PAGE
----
Musa L.


From the Arab name mauz – banana, or possibly from Musa, physician to Octavius Augustus, first Roman emperor.

Tree-like plants suckering to form clumps. False stem cylindrical with leaf sheaths all around the stem. Leaves large, spirally arranged, paddle-like and often with reddish blade margins. Flowers 1- many per bract, the upper lip with small lobes, the free segment unlobed and with a single point; bracts colourful, soon shed. Fruit a fleshy, many-seeded berry, the seeds absent or 2-5 mm wide.

Grown ornamentally for the bold foliage and commercially for the dessert fruits.

Wild plants by seed, commercial plants by suckers with a piece of rhizome.

Source of the commercial edible banana. M. textilis has strong leaf fibres used to manufacture rope and textiles in the Philippines. In China and Japan fibre is used to make cloth. The cooked male buds are edible and throughout the tropics the leaves are used to wrap food.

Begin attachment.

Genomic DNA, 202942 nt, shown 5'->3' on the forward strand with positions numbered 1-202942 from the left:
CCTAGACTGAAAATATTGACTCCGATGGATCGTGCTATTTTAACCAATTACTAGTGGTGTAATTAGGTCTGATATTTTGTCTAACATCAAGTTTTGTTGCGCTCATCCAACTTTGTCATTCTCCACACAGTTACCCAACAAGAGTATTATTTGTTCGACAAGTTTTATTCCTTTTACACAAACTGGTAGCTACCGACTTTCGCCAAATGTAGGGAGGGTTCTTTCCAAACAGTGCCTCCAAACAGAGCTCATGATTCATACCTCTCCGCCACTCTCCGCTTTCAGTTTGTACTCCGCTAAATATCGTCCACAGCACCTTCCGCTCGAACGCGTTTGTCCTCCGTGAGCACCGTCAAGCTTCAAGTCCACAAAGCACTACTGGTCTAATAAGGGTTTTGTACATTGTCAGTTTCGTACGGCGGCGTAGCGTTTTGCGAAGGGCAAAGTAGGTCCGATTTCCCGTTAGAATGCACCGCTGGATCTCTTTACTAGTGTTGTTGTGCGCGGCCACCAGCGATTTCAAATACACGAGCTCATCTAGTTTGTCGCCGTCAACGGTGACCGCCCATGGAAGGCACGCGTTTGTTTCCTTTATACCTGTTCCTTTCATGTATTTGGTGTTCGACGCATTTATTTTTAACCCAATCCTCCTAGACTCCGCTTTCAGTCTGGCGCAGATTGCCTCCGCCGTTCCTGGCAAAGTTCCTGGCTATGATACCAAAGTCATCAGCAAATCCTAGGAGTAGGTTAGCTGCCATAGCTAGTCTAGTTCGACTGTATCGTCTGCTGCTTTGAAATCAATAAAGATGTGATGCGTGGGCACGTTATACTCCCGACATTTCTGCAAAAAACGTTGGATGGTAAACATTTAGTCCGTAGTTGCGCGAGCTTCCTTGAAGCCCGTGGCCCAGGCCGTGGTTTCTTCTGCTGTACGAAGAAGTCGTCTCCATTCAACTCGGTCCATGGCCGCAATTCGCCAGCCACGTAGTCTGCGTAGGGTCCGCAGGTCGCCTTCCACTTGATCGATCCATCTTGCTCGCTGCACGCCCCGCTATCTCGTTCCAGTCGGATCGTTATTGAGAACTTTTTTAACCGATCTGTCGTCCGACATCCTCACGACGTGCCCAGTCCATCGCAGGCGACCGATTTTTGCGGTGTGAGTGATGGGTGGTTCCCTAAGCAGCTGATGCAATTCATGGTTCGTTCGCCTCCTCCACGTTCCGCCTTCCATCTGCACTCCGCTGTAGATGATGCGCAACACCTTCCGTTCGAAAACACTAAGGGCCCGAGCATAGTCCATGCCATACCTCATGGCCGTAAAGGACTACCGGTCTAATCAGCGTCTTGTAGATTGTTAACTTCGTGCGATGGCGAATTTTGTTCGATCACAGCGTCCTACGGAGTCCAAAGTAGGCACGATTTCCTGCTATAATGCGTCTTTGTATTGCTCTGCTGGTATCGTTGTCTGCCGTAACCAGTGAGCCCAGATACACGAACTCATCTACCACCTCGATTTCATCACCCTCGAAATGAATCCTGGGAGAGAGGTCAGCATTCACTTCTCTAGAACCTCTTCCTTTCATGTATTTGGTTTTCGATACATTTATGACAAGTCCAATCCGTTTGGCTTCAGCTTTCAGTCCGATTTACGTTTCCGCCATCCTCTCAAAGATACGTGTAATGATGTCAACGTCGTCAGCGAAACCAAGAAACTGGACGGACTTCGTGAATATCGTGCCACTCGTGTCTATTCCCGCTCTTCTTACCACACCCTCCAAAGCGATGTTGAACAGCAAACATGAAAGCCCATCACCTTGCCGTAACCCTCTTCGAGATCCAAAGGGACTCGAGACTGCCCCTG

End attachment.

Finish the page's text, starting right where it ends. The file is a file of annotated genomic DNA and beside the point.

Suckering plants; leaves large, paddle-shaped, often split, the stalk visible between the blade and sheath.

About 40 species from Himalaya to SE Asia, Philippines and northern Australia. Plants east of this distribution range are probably introduced.

Moore (1957), Simmonds & Shepherd (1955), Simmonds (1962), Argent (1976), Stover & Simmonds (1991), Lessard (1992).

Source: Spencer, R. (2005). Musaceae. In: Spencer, R.. Horticultural Flora of South-eastern Australia. Volume 5. Flowering plants. Monocotyledons. The identification of garden and cultivated plants. University of New South Wales Press.

kingdom Plantae
phylum   Tracheophyta
class    Magnoliopsida
superorder     Lilianae
order      Zingiberales
family       Musaceae
Higher taxa
Subordinate taxa
species         Musa acuminata Colla